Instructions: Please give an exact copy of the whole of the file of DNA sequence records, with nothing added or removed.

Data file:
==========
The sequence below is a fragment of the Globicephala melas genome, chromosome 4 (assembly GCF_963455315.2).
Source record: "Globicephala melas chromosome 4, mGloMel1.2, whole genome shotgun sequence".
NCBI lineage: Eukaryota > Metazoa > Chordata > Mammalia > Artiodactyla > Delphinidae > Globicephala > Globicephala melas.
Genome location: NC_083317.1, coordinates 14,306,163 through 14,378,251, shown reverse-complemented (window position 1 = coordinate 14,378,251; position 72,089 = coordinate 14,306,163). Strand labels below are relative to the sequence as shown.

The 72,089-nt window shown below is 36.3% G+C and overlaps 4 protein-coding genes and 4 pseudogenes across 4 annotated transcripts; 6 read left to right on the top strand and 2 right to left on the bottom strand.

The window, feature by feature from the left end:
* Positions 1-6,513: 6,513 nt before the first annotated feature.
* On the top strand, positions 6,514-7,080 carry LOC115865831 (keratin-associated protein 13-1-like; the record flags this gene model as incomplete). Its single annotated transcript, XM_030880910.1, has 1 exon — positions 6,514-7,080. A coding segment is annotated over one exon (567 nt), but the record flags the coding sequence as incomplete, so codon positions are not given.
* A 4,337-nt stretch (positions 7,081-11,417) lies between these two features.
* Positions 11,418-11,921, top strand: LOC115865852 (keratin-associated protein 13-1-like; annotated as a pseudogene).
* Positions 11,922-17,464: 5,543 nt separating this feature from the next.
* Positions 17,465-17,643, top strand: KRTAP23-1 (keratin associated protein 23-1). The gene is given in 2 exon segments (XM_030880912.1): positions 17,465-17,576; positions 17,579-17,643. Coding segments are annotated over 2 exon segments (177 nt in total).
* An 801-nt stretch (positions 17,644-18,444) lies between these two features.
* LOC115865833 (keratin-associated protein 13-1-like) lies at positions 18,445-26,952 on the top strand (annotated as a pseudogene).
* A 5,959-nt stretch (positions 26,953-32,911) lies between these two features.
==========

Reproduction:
The sequence below is a fragment of the Globicephala melas genome, chromosome 4 (assembly GCF_963455315.2).
Source record: "Globicephala melas chromosome 4, mGloMel1.2, whole genome shotgun sequence".
NCBI lineage: Eukaryota > Metazoa > Chordata > Mammalia > Artiodactyla > Delphinidae > Globicephala > Globicephala melas.
Genome location: NC_083317.1, coordinates 14,306,163 through 14,378,251, shown reverse-complemented (window position 1 = coordinate 14,378,251; position 72,089 = coordinate 14,306,163). Strand labels below are relative to the sequence as shown.

The 72,089-nt window shown below is 36.3% G+C and overlaps 4 protein-coding genes and 4 pseudogenes across 4 annotated transcripts; 6 read left to right on the top strand and 2 right to left on the bottom strand.

The window, feature by feature from the left end:
* Positions 1-6,513: 6,513 nt before the first annotated feature.
* On the top strand, positions 6,514-7,080 carry LOC115865831 (keratin-associated protein 13-1-like; the record flags this gene model as incomplete). Its single annotated transcript, XM_030880910.1, has 1 exon — positions 6,514-7,080. A coding segment is annotated over one exon (567 nt), but the record flags the coding sequence as incomplete, so codon positions are not given.
* A 4,337-nt stretch (positions 7,081-11,417) lies between these two features.
* Positions 11,418-11,921, top strand: LOC115865852 (keratin-associated protein 13-1-like; annotated as a pseudogene).
* Positions 11,922-17,464: 5,543 nt separating this feature from the next.
* Positions 17,465-17,643, top strand: KRTAP23-1 (keratin associated protein 23-1). The gene is given in 2 exon segments (XM_030880912.1): positions 17,465-17,576; positions 17,579-17,643. Coding segments are annotated over 2 exon segments (177 nt in total).
* An 801-nt stretch (positions 17,644-18,444) lies between these two features.
* LOC115865833 (keratin-associated protein 13-1-like) lies at positions 18,445-26,952 on the top strand (annotated as a pseudogene).
* A 5,959-nt stretch (positions 26,953-32,911) lies between these two features.